Game Five was the best game of the Finals, by far: close, well-played, and two superstars matching each other blow for blow. Even Mark Jackson said something useful, comparing the match-up to an Ali - Frazier match-up in the 1970s. Amazingly, this was the second good Jackson comment of the Finals. Before Game Three, he said that the Heat needed to abandon the zone defense the Lakers had picked apart, man up, and play man-to-man defense. Which the Heat have done the last three games, winning two of them.
How close was Game Five? The teams made the same number of baskets (38) on almost the same number of shots (83 by the Heat, 82 by the Lakers). The teams made the same number of three-pointers (14). While the Lakers had three more offensive rebounds, they almost exactly balanced that out by having two more turnovers. Free throws were equally balanced: The Heat took 22, only one more than the Lakers’ 21.
The difference in the game? The Heat went an incredible 21 for 22 from the line, while the Lakers went an excellent, but not incredible, 18 for 21. Those three extra made free throws were the difference, proving that something as seemingly mundane as making your free throws can make all the difference.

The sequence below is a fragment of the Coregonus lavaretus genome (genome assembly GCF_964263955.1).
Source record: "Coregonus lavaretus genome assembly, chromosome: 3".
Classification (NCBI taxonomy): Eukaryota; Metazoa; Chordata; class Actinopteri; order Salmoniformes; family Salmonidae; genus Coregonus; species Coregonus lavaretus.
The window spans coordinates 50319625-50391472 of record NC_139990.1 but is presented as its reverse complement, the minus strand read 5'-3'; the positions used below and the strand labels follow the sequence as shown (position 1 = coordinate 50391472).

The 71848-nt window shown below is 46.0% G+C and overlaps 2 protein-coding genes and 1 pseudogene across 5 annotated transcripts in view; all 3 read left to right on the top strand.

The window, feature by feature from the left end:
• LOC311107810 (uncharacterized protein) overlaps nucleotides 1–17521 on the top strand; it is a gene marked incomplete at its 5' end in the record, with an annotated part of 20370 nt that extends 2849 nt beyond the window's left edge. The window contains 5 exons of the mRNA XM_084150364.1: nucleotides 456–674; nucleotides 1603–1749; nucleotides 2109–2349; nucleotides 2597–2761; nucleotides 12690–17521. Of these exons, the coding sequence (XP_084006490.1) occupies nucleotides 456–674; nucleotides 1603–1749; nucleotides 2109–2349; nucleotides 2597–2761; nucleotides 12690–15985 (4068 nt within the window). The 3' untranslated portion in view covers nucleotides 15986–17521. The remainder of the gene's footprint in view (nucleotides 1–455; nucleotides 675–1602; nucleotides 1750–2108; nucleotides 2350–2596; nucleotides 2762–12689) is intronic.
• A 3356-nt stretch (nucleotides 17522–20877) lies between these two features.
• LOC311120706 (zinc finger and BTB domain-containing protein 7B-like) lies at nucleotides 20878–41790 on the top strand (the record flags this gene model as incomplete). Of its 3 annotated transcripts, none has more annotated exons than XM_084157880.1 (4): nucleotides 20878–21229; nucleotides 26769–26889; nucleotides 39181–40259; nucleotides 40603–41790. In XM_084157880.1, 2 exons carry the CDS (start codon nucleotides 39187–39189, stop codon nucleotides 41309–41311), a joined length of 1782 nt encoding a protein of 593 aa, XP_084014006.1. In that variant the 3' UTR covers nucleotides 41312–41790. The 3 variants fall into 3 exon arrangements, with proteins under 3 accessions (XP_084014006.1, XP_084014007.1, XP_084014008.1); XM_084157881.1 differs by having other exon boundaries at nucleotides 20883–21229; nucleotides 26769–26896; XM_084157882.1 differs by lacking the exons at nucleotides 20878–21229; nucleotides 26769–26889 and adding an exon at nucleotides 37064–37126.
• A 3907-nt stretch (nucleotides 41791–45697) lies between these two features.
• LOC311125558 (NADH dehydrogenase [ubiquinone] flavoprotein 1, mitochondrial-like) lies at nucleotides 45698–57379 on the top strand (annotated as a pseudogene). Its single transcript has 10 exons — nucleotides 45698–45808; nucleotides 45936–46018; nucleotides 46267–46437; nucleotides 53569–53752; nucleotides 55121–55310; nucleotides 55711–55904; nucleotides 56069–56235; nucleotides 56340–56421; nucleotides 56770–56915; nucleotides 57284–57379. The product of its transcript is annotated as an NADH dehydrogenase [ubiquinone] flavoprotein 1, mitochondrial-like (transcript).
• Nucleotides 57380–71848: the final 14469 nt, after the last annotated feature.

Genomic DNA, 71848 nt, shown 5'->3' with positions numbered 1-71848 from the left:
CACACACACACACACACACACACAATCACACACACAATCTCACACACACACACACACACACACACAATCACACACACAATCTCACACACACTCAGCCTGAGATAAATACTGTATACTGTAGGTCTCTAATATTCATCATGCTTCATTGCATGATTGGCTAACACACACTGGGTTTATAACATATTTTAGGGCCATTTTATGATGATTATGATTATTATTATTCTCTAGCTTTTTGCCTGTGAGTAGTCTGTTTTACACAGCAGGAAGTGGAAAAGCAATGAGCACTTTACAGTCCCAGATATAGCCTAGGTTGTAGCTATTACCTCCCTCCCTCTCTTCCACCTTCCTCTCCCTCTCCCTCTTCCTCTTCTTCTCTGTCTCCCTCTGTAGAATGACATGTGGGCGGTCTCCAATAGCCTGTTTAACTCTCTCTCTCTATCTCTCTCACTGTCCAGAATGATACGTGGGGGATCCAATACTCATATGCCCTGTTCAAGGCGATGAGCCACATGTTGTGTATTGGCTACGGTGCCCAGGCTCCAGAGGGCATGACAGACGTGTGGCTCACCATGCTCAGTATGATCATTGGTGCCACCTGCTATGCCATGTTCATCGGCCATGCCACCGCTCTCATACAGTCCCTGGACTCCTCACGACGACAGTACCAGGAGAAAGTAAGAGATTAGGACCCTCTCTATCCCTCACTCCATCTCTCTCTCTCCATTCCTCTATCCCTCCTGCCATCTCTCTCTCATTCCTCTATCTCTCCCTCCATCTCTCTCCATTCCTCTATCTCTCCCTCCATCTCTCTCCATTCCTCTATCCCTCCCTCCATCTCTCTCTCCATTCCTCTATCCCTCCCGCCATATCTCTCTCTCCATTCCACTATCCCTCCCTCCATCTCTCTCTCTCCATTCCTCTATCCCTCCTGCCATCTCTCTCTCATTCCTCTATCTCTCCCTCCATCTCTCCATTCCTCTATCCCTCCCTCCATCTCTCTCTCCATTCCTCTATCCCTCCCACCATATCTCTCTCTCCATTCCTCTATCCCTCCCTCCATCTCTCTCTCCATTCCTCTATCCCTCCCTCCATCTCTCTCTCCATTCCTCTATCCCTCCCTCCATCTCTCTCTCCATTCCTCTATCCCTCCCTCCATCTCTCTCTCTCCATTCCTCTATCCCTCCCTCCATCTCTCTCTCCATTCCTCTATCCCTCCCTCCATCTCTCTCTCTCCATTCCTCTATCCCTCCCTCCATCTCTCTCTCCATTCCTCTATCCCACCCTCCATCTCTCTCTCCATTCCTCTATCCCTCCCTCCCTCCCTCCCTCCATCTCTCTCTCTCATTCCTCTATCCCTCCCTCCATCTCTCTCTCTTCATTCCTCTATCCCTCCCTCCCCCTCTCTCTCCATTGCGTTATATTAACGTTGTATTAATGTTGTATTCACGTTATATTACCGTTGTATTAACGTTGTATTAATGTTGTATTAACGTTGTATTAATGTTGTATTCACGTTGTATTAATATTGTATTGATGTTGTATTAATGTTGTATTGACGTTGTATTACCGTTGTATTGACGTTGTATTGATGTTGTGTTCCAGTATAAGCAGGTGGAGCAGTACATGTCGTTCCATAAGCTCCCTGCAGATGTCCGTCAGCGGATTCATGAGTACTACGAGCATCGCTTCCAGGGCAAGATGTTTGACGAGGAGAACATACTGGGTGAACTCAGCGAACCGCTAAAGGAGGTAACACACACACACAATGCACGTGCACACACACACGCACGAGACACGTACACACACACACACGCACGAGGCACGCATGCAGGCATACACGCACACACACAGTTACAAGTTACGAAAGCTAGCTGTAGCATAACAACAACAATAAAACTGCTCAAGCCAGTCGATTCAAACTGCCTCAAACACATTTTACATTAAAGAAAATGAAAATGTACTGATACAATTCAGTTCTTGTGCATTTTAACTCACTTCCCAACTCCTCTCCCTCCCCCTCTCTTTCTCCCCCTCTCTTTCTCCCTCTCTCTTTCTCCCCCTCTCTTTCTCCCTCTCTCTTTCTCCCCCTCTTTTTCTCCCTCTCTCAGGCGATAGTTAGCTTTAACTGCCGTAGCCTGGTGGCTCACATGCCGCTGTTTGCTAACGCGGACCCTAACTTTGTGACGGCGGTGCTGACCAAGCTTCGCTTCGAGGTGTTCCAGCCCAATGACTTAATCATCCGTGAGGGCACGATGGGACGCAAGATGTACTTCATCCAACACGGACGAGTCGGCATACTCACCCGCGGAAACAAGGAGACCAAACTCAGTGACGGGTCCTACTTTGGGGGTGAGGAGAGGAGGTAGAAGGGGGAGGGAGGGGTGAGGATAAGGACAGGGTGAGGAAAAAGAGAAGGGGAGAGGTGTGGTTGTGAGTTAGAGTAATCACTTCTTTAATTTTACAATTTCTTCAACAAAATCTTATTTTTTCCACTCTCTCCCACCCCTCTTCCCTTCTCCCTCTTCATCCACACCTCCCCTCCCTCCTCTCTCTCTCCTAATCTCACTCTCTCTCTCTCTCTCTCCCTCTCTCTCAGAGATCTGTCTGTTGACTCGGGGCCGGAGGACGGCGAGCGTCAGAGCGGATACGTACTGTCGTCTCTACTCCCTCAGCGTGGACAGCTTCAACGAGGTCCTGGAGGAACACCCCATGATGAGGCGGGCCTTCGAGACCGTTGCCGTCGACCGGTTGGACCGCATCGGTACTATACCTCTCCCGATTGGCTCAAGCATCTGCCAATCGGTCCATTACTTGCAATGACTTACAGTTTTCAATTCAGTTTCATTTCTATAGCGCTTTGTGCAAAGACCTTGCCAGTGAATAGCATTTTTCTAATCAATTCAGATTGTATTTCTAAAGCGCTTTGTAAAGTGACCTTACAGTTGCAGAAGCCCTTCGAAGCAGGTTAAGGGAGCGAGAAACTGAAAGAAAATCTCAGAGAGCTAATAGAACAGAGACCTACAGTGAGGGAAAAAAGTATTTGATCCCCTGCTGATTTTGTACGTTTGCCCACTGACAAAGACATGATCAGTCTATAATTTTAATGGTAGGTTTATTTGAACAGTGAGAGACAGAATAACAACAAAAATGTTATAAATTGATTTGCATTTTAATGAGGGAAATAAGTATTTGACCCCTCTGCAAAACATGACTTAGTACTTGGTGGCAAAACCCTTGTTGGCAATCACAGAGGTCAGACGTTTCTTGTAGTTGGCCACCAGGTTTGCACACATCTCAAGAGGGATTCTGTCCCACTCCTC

At the free throw line is where Jimmy Butler bested LeBron James — Butler went 12 for 12, while LeBron had two of the Laker misses, going 4 for 6, the only minor flaw in yet another powerful LeBron Finals performance. And while Butler is not as physically strong, he certainly matches LeBron mental toughness. Including on something as simple as free throws. I scribbled a note to myself in the last minute to make sure to mention Butler’s remarkable ability to overcome his exhaustion in the last minute of the game in which he played over 47 minutes and calmly swished free throw after free throw in his first NBA Finals appearance, knowing that even a single miss might have ended his team’s season.
I also made a note to myself to include this graphic from Game Five, which demonstrates that people do in fact rise to the occasion: